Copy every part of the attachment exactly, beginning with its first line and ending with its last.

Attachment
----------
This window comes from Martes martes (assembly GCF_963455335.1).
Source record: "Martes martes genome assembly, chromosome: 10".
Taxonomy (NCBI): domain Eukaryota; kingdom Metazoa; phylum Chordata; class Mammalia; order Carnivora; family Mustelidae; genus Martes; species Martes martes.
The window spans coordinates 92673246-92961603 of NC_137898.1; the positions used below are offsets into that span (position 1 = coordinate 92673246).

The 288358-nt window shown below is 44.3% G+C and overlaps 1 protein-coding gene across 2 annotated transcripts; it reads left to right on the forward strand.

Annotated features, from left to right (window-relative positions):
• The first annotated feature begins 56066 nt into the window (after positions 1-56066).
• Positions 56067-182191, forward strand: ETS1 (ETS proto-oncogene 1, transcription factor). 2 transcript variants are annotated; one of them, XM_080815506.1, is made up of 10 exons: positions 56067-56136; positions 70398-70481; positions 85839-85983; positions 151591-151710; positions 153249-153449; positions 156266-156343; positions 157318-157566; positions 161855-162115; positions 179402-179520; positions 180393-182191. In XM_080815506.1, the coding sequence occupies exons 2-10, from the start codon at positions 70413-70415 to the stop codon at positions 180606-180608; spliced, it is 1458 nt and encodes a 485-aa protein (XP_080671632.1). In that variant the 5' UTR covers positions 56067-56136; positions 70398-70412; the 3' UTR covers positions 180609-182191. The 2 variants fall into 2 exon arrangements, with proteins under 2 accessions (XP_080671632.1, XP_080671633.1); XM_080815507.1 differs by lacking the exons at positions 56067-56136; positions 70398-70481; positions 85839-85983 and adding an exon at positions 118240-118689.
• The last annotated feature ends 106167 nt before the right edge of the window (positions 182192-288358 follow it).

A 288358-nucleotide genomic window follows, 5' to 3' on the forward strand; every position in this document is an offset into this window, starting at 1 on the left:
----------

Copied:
This window comes from Martes martes (assembly GCF_963455335.1).
Source record: "Martes martes genome assembly, chromosome: 10".
Taxonomy (NCBI): domain Eukaryota; kingdom Metazoa; phylum Chordata; class Mammalia; order Carnivora; family Mustelidae; genus Martes; species Martes martes.
The window spans coordinates 92673246-92961603 of NC_137898.1; the positions used below are offsets into that span (position 1 = coordinate 92673246).

The 288358-nt window shown below is 44.3% G+C and overlaps 1 protein-coding gene across 2 annotated transcripts; it reads left to right on the forward strand.

Annotated features, from left to right (window-relative positions):
• The first annotated feature begins 56066 nt into the window (after positions 1-56066).
• Positions 56067-182191, forward strand: ETS1 (ETS proto-oncogene 1, transcription factor). 2 transcript variants are annotated; one of them, XM_080815506.1, is made up of 10 exons: positions 56067-56136; positions 70398-70481; positions 85839-85983; positions 151591-151710; positions 153249-153449; positions 156266-156343; positions 157318-157566; positions 161855-162115; positions 179402-179520; positions 180393-182191. In XM_080815506.1, the coding sequence occupies exons 2-10, from the start codon at positions 70413-70415 to the stop codon at positions 180606-180608; spliced, it is 1458 nt and encodes a 485-aa protein (XP_080671632.1). In that variant the 5' UTR covers positions 56067-56136; positions 70398-70412; the 3' UTR covers positions 180609-182191. The 2 variants fall into 2 exon arrangements, with proteins under 2 accessions (XP_080671632.1, XP_080671633.1); XM_080815507.1 differs by lacking the exons at positions 56067-56136; positions 70398-70481; positions 85839-85983 and adding an exon at positions 118240-118689.
• The last annotated feature ends 106167 nt before the right edge of the window (positions 182192-288358 follow it).

A 288358-nucleotide genomic window follows, 5' to 3' on the forward strand; every position in this document is an offset into this window, starting at 1 on the left: